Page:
The laminated, nine-page book has a hand-drawn picture of his doctor, with air bubbles around the man that say, “Take This Chemo Son – Is Going To Be Good For You.”
The title reads, “Francisco’s Guide To Chemotherapy.”
Inside, there are 52 chemotherapy tips written by the author, 19-year-old Francisco Lourenco. He advises other patients to eat healthy, keep a positive mentality, press the yellow button on the “beeping machine” to silence it, never lie to doctors and to never eat Wendy’s or Subway because it will make you sick.
While he endured five cycles of chemotherapy and 13 surgeries for Stage 1 lymphoma from March to July, Lourenco hand-wrote and drew his cancer experiences to share with other cancer patients at UF Health, as a therapy for dealing with chemotherapy, he said.
The two books he created – one a guide, the other a cartoon of him asking questions to his doctor – weren’t just for therapeutic reasons. Lourenco had questions doctors couldn’t answer, and these illustrations represented his frustration with the lack of research for cancer in 2015.
Lourenco said right after his last procedure in July, he went to the UF Health Cancer Center to discuss ideas of fundraising for medical research and exposing students to what goes on inside the hospital.
“No one knows … I didn’t even know there are people who are really struggling, people with hard diseases, they’re inside Shands,” he said. “That really opened my mind.”
Lourenco, who is an applied kinesiology and physiology major at Santa Fe College, said he has already started doing small research of his own but isn’t qualified enough. “I don’t have the knowledge [yet],” he said, “But I can help make this more financially possible.”
Carol Nimitz, the senior director of development at UF Health Cancer Center, wrote in an emailed statement, “His dedication to give back is inspiring, and we are grateful for the passion he has for supporting cancer research,” she said. “It was clear we met someone with an important story to tell.”
Laurie Cardona, a 60-year-old Gainesville resident , learned about Lourenco after meeting his mother on a plane early in his diagnosis. While the two haven’t met in person yet, Cardona said they email often about ideas for his cancer research.
She said she was surprised by his determination and enthusiasm to give back to the community so soon after his battle with cancer.
“Everything he did impresses me,” she said. “I try to be a person to lean on for those going through cancer … and he is just a better person than I am.”
However, Lourenco doesn’t think he’s a better person for giving back to the cancer community while still in remission. “I don’t think I’m good for thinking about it, I’m only thinking about it because I got sick,” he said. “I admire people who never got sick and are [already] there helping.”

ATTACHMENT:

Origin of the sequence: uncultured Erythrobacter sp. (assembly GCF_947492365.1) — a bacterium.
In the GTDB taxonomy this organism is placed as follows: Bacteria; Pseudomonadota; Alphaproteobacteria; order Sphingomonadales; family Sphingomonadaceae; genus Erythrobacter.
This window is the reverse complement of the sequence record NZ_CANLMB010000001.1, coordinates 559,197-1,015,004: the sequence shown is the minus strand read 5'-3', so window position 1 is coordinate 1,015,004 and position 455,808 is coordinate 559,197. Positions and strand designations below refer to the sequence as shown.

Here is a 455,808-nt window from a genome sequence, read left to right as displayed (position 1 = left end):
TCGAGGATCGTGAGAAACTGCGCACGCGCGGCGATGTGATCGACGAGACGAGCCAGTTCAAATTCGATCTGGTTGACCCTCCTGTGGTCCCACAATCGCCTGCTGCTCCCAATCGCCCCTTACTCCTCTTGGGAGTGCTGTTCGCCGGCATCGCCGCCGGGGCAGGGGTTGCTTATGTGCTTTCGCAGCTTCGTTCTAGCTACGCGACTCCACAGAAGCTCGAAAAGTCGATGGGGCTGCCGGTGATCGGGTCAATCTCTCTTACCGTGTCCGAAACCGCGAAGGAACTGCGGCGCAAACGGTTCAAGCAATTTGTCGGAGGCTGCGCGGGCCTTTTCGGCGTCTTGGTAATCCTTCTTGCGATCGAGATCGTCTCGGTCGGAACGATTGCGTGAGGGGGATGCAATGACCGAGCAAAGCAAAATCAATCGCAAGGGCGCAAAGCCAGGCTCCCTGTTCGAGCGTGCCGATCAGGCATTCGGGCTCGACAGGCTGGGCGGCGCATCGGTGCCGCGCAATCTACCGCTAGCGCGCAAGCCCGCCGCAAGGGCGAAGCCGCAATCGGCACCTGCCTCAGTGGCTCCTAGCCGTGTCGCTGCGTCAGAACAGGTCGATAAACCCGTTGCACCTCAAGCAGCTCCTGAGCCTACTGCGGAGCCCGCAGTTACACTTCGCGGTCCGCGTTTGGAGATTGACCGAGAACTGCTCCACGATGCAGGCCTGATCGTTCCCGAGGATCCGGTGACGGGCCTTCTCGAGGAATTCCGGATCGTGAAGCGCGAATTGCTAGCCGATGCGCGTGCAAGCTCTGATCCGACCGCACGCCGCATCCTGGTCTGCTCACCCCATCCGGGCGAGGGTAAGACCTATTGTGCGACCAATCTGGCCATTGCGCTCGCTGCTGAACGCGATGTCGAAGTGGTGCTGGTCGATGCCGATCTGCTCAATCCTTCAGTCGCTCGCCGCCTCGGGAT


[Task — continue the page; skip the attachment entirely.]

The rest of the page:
Some of his ideas to help fund and expose cancer research to the Gainesville community involve providing patients with comfort and support, something he didn’t have when he was first diagnosed.
Lourenco said his friends disappeared when he found out the pain in his right arm was more than a pulled muscle from the gym.
“That really, really hit me because I was alone,” he said.
And for the first three weeks of his diagnosis, he was alone.
Lourenco is from Brazil, and his family still lives there. He moved to Gainesville in December 2013 with the “American dream of the American life” on his mind, something most Brazilians crave, he said. He didn’t tell his family of his diagnosis at first because he knew they couldn’t afford it, and he didn’t want to go back to Brazil.
When he told his grandparents, they sold every possession they owned, except their home, got tourist visas and moved to Asbury Parks Apartments in Gainesville to take care of their grandson. “I admire them so much,” he said.
Even after moving in with his grandparents, he was worried his health bills would force him to move back to Brazil.
“I wanna stay here because all that I have today, and all the care I had today was because of the United States and the help they gave me,” he said.
His medical expenses were covered by charity donations within the hospital. He had to prove he was an international student, using one of his scholarships as proof – a scholarship he felt he had to maintain while being sick.
Lourenco has three scholarships – the J.C. Casagrande Peace Scholarship from the UF English Language Institute, the Florida Linkage Institute Tuition Exemption Award and the James Gregg Honors Scholarship from Santa Fe – all of which require a 3.5 or 4.0 GPA and provide him a free education.
He said his scholarships were important for him to maintain because they reminded him of the reasons he came to the U.S. in the first place.
In Brazil, he failed three years of high school because of bad habits, influenced by his home life and the difficult relationship he had with his stepfather.“I was at a point of doing only wrong things,” he said. When Lourenco came to Gainesville, he said he “really got into the dream of being here.”
Tiffany Walton, a friend of Lourenco’s who stayed with him throughout his treatment, said Lourenco not only fought because he had cancer, but because he felt he had responsibilities to live up to in the U.S.
“I just really see the fighter in him,” the 19-year-old said.
Lourenco said people like Walton, Cardona and UF Health doctors and nurses became his best friends.
“It’s a feeling of friendship that is totally different,” he said.
Lourenco’s motivation for leaving Brazil and powering through cancer treatments is the University of Florida itself. He said when he saw the campus he knew he’d never go back to Brazil.
Lourenco has three more semesters until he can transfer to UF, where he plans to achieve his goals of excelling in classes and maybe becoming a UF cheerleader.
“When I saw UF, it was something crazy because there is no such place in Brazil … only in movies,” he said. “I didn’t know it was possible.”